Experts at Goldman Sachs (NYSE: GS) believe that France and Germany will slip into recession. That would seal the fate of Greece more than all the battles and maneuvers among powers at the ECB, IMF and financial ministers in EU nations. Ironically, it may be the contraction of French and German GDP that undermines help for Greece and the trouble created by its ongoing drop in GDP. No one nation can help another if the entire region sustains economic damage.
Goldman Sachs’s opinion is just one voice, but it joins a number of others. The IMF and OECD have expressed deep concerns about EU growth. All of these warnings were nothing more than educated guesses. Now it appears that they were very good judgments.
Germany is the linchpin of any bailout of a Greece or other countries in the region. That is old news. The forecast of a recession in the largest nation in the region is not. The tide of the world economy has turned against Germany, and that has only happened in the past month or two. Germany’s manufacturing and technology driven businesses are fueled by exports to the U.S. and China. The U.S. economy may have reached it own tipping point. And there are signs that the 9% growth of China’s GDP is threatened by export problems of its own. China’s expansion is supposed to be “decoupled” from the rest of the world. It turns out that this is almost certainly a myth. Germany needed that myth to be true.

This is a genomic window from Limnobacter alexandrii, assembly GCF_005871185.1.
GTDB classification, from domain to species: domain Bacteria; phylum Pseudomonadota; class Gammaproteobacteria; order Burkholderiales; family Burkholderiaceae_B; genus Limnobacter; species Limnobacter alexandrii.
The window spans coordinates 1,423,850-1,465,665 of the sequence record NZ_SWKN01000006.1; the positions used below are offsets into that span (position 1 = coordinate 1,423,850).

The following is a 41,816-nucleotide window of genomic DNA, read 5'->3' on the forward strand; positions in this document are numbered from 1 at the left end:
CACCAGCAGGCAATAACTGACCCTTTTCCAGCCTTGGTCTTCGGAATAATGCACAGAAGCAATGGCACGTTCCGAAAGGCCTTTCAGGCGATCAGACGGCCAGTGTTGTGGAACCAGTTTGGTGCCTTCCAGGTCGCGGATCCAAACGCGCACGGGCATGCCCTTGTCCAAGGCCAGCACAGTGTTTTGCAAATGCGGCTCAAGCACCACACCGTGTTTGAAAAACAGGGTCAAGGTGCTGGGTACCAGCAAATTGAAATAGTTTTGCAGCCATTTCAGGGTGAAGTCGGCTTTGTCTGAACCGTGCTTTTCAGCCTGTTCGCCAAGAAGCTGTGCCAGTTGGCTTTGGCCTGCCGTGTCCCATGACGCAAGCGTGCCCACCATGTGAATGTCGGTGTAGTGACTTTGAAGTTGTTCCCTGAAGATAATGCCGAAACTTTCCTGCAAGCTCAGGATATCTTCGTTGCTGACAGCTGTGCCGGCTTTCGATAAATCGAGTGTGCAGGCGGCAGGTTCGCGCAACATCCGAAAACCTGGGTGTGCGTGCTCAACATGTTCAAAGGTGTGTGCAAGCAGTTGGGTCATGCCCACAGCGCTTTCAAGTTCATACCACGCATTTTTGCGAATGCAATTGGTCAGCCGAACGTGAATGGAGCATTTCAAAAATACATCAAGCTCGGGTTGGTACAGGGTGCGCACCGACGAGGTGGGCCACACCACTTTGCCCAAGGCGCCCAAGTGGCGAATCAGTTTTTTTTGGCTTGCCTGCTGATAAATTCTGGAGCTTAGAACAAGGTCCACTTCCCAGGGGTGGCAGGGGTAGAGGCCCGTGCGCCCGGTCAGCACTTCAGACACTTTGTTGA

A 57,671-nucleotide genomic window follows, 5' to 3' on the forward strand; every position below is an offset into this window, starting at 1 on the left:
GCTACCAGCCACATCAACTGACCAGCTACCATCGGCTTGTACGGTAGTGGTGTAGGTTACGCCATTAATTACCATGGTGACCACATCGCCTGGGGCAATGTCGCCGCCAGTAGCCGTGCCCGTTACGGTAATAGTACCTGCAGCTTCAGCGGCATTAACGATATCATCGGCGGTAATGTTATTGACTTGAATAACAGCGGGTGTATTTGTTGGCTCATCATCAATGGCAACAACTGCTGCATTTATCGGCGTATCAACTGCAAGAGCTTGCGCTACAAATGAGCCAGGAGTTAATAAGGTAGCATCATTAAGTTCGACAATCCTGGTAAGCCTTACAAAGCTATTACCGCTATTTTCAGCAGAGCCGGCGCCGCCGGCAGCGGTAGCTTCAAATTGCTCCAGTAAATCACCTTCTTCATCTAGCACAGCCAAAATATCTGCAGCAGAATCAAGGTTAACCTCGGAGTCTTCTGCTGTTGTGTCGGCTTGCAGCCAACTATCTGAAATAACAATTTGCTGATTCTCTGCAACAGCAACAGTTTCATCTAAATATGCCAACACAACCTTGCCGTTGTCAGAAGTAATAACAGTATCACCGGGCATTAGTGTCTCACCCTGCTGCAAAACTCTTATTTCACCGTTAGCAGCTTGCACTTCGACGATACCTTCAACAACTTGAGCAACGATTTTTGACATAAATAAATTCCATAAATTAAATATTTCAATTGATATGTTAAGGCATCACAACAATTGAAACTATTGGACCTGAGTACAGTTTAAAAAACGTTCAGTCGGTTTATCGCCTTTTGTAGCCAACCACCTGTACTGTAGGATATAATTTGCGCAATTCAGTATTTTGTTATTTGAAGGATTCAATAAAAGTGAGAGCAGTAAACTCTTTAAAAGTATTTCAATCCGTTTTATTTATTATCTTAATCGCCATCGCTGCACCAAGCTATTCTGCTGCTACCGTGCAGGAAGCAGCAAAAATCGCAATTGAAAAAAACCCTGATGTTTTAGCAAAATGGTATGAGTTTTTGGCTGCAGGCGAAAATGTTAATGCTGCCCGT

Greece’s recession may well not be what causes a default that quickly spreads to other countries. Germany’s lack of an ability to commit funds may be the trigger instead.
Douglas A. McIntyre
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